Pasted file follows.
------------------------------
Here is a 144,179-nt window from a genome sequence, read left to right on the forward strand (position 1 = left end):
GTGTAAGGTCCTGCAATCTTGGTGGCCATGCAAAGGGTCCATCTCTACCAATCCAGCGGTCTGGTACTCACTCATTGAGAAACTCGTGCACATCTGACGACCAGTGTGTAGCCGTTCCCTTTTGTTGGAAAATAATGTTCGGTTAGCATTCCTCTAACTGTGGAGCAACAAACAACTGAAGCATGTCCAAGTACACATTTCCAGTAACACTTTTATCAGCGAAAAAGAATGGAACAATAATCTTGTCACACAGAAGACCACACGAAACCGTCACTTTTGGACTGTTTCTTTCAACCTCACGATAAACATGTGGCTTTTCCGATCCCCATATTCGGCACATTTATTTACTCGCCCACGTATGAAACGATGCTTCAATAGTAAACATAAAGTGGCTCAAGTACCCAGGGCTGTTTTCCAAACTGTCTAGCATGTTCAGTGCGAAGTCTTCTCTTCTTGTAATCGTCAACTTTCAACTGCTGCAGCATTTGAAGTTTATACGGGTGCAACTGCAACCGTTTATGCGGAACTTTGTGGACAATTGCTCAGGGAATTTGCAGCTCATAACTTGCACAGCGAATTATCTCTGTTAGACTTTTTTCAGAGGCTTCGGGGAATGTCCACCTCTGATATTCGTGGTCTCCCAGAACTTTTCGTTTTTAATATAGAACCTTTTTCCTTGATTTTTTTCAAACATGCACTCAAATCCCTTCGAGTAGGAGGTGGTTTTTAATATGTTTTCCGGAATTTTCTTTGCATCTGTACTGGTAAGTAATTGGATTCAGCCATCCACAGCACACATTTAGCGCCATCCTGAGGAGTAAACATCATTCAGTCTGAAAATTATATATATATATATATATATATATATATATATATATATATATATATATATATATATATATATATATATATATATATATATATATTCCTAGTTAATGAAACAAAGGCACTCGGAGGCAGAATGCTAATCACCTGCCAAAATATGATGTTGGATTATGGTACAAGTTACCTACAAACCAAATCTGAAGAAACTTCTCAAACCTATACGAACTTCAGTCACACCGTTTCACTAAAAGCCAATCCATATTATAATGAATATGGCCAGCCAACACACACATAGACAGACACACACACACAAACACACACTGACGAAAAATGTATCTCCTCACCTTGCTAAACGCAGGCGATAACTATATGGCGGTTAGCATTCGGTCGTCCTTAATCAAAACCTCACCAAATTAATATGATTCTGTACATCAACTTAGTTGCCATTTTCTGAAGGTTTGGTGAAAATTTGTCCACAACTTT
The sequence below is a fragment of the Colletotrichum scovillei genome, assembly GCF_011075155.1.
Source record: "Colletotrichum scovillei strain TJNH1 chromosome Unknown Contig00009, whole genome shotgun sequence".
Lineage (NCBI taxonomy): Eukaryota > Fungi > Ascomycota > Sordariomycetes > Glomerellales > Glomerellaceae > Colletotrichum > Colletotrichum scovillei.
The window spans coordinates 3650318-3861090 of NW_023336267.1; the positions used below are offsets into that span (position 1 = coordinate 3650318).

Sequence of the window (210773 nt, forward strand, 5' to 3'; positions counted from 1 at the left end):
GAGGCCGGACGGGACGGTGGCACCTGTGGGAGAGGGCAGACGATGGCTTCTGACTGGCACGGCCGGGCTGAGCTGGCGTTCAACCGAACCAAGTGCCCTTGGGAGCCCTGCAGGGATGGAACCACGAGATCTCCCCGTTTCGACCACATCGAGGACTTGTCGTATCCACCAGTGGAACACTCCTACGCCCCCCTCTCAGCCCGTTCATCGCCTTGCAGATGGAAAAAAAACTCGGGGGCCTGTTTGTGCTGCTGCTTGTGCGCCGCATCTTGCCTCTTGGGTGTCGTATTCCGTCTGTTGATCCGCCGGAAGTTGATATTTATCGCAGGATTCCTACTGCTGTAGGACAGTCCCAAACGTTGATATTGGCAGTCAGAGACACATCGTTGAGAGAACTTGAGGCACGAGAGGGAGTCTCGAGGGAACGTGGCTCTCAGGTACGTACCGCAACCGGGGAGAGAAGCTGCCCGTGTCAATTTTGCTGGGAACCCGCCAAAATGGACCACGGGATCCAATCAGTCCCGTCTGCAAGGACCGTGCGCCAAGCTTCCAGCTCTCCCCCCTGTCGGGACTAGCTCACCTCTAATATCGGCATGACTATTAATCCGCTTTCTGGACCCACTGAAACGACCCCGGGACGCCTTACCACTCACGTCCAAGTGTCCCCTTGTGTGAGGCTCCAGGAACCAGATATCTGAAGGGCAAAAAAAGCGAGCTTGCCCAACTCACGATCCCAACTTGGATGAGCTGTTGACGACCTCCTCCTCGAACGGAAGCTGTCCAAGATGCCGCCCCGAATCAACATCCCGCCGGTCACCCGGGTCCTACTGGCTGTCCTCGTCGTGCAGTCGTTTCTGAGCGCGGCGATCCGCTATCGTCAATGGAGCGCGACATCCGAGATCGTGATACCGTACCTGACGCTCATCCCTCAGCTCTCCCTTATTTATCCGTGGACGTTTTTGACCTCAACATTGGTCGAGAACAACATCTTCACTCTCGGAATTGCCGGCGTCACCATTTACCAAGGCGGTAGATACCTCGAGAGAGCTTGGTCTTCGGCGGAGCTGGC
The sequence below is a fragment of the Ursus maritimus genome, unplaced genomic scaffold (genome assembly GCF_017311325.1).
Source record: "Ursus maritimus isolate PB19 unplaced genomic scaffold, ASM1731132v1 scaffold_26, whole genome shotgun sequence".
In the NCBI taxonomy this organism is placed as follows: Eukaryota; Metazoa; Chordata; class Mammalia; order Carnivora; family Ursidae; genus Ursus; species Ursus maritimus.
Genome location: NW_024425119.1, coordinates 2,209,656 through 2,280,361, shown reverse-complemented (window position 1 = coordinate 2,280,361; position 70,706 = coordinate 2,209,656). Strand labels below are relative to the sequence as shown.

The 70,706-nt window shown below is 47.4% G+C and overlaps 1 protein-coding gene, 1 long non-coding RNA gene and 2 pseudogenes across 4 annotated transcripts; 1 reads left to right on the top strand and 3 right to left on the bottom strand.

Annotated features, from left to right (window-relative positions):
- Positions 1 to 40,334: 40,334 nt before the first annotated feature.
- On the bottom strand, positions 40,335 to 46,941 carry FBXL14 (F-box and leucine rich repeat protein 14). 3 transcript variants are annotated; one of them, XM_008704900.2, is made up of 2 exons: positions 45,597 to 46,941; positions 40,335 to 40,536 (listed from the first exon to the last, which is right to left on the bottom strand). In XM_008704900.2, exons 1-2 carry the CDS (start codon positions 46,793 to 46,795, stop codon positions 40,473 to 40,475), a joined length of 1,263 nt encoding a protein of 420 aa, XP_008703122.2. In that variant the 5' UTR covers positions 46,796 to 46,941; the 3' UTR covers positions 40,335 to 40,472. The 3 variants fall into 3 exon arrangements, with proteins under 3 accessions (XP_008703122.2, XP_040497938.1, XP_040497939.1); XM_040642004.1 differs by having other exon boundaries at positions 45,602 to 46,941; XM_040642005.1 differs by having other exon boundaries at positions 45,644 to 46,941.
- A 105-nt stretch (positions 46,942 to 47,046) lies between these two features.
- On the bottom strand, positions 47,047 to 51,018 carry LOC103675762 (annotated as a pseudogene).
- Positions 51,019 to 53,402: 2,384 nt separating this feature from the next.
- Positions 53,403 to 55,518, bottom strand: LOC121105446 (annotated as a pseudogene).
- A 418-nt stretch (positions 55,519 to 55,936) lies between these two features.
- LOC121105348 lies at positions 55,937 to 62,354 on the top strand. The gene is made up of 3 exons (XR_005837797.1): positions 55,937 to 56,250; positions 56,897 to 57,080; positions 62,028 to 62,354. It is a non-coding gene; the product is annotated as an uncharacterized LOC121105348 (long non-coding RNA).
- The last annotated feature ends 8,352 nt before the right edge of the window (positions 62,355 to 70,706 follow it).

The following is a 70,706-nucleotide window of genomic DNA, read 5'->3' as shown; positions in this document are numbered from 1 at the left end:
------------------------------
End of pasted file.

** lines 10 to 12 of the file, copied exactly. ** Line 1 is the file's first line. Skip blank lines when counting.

Source record: "Ursus maritimus isolate PB19 unplaced genomic scaffold, ASM1731132v1 scaffold_26, whole genome shotgun sequence".
In the NCBI taxonomy this organism is placed as follows: Eukaryota; Metazoa; Chordata; class Mammalia; order Carnivora; family Ursidae; genus Ursus; species Ursus maritimus.
Genome location: NW_024425119.1, coordinates 2,209,656 through 2,280,361, shown reverse-complemented (window position 1 = coordinate 2,280,361; position 70,706 = coordinate 2,209,656). Strand labels below are relative to the sequence as shown.